Movement is like an injection of oxygen, energy and flow to the body. Which is why it is so important for the digestive system. Put simply if you do not move the body, you are more likely to have slow and stagnant digestive function.
When I talk about movement I refer to organised exercise and random acts of activity during the day. Healthy bowel movements are yours for the taking by simply implementing mild-to-moderate intensity exercises.
How Does Movement/ Exercise Affect Bowel Movements?
Muscles need to be exercised in order to stay in shape and function well. The bowels are muscles that need to be exercised. If you don’t use it you lose it.
- Exercise stimulates the lymph nodes which carry dead blood cells, antibodies and cellular decay from the body through poop.
- Exercises that work the abdomen and spine help maintain good bowel tone, keeping the intestines in their proper place, providing structure for them to work against, and strengthening muscles within the digestive tract.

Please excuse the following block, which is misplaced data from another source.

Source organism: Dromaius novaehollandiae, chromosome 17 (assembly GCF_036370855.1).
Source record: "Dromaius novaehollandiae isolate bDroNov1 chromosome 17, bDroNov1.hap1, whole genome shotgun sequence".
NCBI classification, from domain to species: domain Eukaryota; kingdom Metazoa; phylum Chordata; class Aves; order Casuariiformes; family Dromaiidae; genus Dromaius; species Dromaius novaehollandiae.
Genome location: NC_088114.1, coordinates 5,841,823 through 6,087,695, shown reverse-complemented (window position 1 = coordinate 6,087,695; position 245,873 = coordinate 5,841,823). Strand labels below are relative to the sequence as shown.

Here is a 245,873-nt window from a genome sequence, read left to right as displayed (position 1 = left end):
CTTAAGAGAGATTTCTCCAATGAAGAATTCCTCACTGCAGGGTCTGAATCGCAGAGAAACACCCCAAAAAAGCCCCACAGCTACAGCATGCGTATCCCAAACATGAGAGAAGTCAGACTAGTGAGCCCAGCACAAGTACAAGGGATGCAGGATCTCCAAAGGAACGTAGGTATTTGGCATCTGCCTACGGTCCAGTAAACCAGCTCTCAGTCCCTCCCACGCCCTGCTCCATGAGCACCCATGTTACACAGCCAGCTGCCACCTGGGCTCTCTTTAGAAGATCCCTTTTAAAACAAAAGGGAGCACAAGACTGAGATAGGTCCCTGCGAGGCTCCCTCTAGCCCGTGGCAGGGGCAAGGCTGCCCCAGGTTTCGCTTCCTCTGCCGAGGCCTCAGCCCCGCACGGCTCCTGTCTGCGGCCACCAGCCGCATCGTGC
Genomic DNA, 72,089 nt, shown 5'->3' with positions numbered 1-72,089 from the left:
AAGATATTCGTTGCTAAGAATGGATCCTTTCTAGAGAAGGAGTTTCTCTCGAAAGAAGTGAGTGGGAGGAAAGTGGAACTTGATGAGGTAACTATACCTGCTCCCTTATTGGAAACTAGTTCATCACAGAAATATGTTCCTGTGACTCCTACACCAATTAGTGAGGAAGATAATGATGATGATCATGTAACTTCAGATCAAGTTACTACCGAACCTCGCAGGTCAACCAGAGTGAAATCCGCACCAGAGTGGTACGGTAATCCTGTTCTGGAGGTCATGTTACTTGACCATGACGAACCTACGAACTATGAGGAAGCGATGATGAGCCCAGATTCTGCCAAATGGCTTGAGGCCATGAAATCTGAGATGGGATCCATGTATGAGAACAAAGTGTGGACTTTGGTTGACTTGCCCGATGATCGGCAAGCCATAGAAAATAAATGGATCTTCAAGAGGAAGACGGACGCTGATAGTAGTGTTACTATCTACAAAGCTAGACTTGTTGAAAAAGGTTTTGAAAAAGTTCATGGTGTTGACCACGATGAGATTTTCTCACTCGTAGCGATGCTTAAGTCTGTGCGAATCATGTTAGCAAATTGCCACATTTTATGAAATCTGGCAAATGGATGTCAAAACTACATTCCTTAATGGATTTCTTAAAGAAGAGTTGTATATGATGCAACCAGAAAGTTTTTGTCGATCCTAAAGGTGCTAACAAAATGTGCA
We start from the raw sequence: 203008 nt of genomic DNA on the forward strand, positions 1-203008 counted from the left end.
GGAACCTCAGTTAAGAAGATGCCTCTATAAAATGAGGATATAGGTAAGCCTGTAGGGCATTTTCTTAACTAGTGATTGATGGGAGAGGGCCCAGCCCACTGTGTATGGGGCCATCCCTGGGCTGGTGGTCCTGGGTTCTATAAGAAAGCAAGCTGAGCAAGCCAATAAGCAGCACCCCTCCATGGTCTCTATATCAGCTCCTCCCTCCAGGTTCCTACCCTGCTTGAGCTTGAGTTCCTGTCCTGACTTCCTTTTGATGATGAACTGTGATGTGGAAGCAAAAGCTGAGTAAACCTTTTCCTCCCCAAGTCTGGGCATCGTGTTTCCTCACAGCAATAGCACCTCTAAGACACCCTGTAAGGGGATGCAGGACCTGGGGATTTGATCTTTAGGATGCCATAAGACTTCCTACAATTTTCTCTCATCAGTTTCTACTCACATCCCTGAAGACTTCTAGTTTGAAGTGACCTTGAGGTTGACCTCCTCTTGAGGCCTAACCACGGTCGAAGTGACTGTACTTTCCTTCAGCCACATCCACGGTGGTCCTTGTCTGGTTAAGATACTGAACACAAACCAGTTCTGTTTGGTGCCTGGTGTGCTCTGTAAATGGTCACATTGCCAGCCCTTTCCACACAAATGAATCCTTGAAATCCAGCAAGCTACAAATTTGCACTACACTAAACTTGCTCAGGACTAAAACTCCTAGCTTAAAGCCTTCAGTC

- Exercise accelerates breathing and heart rate which helps stimulate peristalsis, the natural contraction of intestinal muscles that help move poo out quickly.
- Exercise increases transit time which decreases the time it takes for food to move through the large intestine. This limits the amount of water absorbed from the stool (poo) preventing hard and dry stools that are difficult to pass.
- Lack of movement as a result of aging or spinal cord injury can cause impaction of poo in the colon due to a reduction in colonic mass movements and poor use of abdominal muscles to assist in elimination.
Interesting fact - daily moderate exercise was associated with a 44% reduction in risk of constipation in women. In a study done with Hong Kong adolescents, constipation was consistently more common in inactive and sedentary students.
Read the rest of this article HERE